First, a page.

More often than than, a Sony Ericsson phone is generally equated to be a music enthusiast’s phone, with their immensely popular Walkman series of phones. Sony Ericsson’s P-series cater to business needs, and P1i had been in market for a while now, infact rumour goes that P1i’s production will stop in September. Well then why this late review? Well because, (a) I bought this phone recently and (b) It’s a darn neat phone! So let’s go ahead with the review!
The P1i is a smartphone, powered by Symbian OS 9.1, with a UIQ3 user interface. The display is a generous, 2.6″, 256K colour TFT touchscreen and has a resolution of 240×320 pixels, which translates to a fair amount of real estate. Hardware wise, the P1i has 208MHz processor, with 128MB of RAM alongwith 256MB of ROM and 160MB of internal memory.
Build Quality and Looks
My first reaction when I saw this phone was – “Wow!” The phone has a matt-silver, brushed aluminium which gives it a solid feeling. The phone measures 106x55x17mm in terms of dimensions and weighs in at about 125 gms. Even with that weight, the phone seems light and will fit right in pockets – whether front shirt or in pant pockets. The two things that characterize the front of the phone are the 2.6″ TFT touchscreen and the QWERTY Keyboard. The front VGA camera goes almost unnoticed, but is present for the video calls, which can be done wherever 3G networks are available(not in India, at the moment though). The left side of the phone features a 3-way jog-dial, which can be used to operate the phone withough having to use the touchscreen, a dedicated “Back” key, which is used for in-menu navigation, for minimizing open applications, or even for web-browsing. The stylus holder is also on the left side, which is a bit inconvenient. The eye for a strap holder sticks out a bit though but that itsn’t so bad. The right side of the phone features a dedicated key for launching the camera, a programmable key(its function can be set from within the menu, it defaults to open the Web browser). The M2 card bay is also present here and is hot-swappable. The top of the phone has a Power On/Off key, and IR port. The bottom of the phone has the Standard Sony-Ericsson Pop port. The P1i backside is characterized by the 3.2MegaPixel, Auto Focus camera with dual LED flash.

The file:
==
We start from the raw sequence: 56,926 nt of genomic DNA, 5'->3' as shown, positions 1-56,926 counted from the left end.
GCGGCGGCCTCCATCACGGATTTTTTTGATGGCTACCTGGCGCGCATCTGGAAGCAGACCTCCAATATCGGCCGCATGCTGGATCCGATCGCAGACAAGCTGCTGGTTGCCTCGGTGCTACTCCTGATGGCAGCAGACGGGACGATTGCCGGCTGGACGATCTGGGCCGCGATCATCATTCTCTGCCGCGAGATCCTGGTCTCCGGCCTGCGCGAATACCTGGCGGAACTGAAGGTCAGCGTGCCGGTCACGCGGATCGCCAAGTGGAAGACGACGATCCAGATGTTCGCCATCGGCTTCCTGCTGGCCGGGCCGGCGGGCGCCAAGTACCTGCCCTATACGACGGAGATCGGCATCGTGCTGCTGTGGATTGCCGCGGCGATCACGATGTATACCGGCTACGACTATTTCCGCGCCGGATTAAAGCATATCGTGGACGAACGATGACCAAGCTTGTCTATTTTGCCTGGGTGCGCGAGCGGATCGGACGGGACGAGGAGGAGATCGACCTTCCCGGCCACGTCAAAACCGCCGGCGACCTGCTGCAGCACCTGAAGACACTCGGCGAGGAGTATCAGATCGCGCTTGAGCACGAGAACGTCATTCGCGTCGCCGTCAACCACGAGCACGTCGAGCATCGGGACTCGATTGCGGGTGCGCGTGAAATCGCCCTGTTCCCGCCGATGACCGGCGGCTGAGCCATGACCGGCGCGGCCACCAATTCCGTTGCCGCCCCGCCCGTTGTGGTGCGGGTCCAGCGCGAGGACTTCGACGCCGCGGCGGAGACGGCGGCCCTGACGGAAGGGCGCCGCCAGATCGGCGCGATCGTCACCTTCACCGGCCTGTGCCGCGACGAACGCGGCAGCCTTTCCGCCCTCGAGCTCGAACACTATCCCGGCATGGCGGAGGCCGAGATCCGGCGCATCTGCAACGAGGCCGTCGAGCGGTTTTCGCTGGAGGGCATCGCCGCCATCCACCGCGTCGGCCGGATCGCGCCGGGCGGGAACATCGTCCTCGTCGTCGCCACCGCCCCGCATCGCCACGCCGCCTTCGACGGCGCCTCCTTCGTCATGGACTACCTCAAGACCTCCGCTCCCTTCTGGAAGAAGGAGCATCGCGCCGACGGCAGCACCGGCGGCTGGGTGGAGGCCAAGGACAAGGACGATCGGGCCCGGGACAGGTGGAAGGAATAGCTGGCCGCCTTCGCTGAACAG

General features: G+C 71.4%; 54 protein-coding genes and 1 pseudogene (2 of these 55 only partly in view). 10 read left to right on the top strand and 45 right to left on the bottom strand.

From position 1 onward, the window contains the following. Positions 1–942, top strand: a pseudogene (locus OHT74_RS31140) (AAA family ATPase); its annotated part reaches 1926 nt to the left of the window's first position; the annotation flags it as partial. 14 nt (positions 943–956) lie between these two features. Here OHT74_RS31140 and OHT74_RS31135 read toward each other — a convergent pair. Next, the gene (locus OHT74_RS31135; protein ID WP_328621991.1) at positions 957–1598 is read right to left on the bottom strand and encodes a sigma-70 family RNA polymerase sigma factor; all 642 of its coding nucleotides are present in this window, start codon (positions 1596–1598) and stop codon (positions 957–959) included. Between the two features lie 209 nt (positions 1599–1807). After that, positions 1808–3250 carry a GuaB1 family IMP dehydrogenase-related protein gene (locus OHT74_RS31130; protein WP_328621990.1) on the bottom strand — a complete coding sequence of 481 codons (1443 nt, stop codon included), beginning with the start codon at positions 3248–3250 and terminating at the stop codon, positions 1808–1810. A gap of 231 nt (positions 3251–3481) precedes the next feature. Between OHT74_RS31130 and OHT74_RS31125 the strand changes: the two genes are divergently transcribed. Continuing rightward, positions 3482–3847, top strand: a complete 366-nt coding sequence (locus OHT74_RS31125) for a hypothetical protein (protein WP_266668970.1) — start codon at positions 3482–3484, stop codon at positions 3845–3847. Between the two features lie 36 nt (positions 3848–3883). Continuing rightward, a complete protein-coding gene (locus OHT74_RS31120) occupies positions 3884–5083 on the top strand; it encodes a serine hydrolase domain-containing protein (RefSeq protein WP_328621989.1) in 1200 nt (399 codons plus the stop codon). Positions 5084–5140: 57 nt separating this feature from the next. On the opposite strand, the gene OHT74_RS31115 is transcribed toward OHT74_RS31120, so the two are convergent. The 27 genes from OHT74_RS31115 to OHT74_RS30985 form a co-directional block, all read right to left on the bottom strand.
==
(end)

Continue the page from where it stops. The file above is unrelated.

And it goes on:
P1i comes with a rich bundle. The standard package comes with a standard charger, USB data cable, a 1GB M2 card, an extra stylus(which really came handy, as I lost my stylus within couple of days), a velvet carry pouch with Sony-Ericsson Logo, a cradle which has 2 Pop-ports, one for connecting the charger, another for connecting the data cable. Another really good feature of the bundle is that it comes with a Software redemption voucher. The voucher has a a code, using which you can purchase software from P1 Choice worth 10 software points, or about Rs 6500. Besides these, there’s the standard manual and CD containing drivers and Sony Ericsson PC Suite(for Smartphones)
Display And Input
As mentioned above, the display is a 2.6″ QVGA(240×320 pixel) 256k colour TransReflective TouchScreen. The screen is brilliant indoors, the colours vivid. Outdoors, in bright sunlight it’s passable – you can work with it but nothing spectacular. Despite being a touchscreen the P1i comes with a QWERTY keyboard. However, it’s not a full QWERTY keyboard. Each key has 4 characters assigned to it, rock it to the left you get one character(say, Q), rock it to the right you’ll get another(say, W). Pressing the ALT key gives you access to the special characters. While it may be seem a bit cumbersome, it’s not as bad as you expect. It will take sometime to get used to it, once you get used to it, you won’t feel like going back to the multi-tap 9-key keypad of standard phones. However the keys are a tad small, may cause problems with people with fat fingers. Being a touchscreen, you also have the option of using the virtual onscreen keyboard, as well as handwriting recognition.
Contacts, Messaging and Call Management
Being a smartphone, the P1i has an extensive Contact book. There’s practically no limit to the amount of entries you can add. For each entry you can set first name, last name, address, Phone numbers(office/home/mobile), Job title, Birthday(which automatically does an entry to calender), groups etc. As in traditional Sony Ericsson style, call logs are categorised to Missed calls, Incoming calls, Outgoing calls and all calls. Unlike the A100/A200 platforms which have a 30-call limitation, there’s no limitation as to number of entries that can be stored. Also unlike the A100/A200 platforms, repeated calls from the same person are not overwritten, thus if you get 3 calls from the saem number in a span of few minutes, all the 3 entries will be present.